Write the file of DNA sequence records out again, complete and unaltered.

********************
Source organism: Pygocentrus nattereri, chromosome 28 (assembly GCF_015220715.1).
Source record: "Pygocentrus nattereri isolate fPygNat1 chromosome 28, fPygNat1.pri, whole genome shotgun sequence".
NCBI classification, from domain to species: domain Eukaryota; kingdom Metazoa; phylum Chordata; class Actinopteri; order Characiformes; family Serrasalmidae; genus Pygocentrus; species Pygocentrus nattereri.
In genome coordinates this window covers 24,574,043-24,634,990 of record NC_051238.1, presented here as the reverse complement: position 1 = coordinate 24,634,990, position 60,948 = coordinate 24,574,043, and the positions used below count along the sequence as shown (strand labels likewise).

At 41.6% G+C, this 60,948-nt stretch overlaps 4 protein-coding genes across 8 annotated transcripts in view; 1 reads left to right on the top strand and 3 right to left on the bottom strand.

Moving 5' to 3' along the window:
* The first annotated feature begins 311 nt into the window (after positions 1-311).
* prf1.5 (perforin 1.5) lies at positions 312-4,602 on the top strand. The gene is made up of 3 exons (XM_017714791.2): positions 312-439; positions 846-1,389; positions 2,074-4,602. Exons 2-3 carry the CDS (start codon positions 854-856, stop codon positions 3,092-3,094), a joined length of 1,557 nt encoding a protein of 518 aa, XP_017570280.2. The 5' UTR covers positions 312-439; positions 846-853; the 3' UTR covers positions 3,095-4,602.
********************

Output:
Source organism: Pygocentrus nattereri, chromosome 28 (assembly GCF_015220715.1).
Source record: "Pygocentrus nattereri isolate fPygNat1 chromosome 28, fPygNat1.pri, whole genome shotgun sequence".
NCBI classification, from domain to species: domain Eukaryota; kingdom Metazoa; phylum Chordata; class Actinopteri; order Characiformes; family Serrasalmidae; genus Pygocentrus; species Pygocentrus nattereri.
In genome coordinates this window covers 24,574,043-24,634,990 of record NC_051238.1, presented here as the reverse complement: position 1 = coordinate 24,634,990, position 60,948 = coordinate 24,574,043, and the positions used below count along the sequence as shown (strand labels likewise).

At 41.6% G+C, this 60,948-nt stretch overlaps 4 protein-coding genes across 8 annotated transcripts in view; 1 reads left to right on the top strand and 3 right to left on the bottom strand.

Moving 5' to 3' along the window:
* The first annotated feature begins 311 nt into the window (after positions 1-311).
* prf1.5 (perforin 1.5) lies at positions 312-4,602 on the top strand. The gene is made up of 3 exons (XM_017714791.2): positions 312-439; positions 846-1,389; positions 2,074-4,602. Exons 2-3 carry the CDS (start codon positions 854-856, stop codon positions 3,092-3,094), a joined length of 1,557 nt encoding a protein of 518 aa, XP_017570280.2. The 5' UTR covers positions 312-439; positions 846-853; the 3' UTR covers positions 3,095-4,602.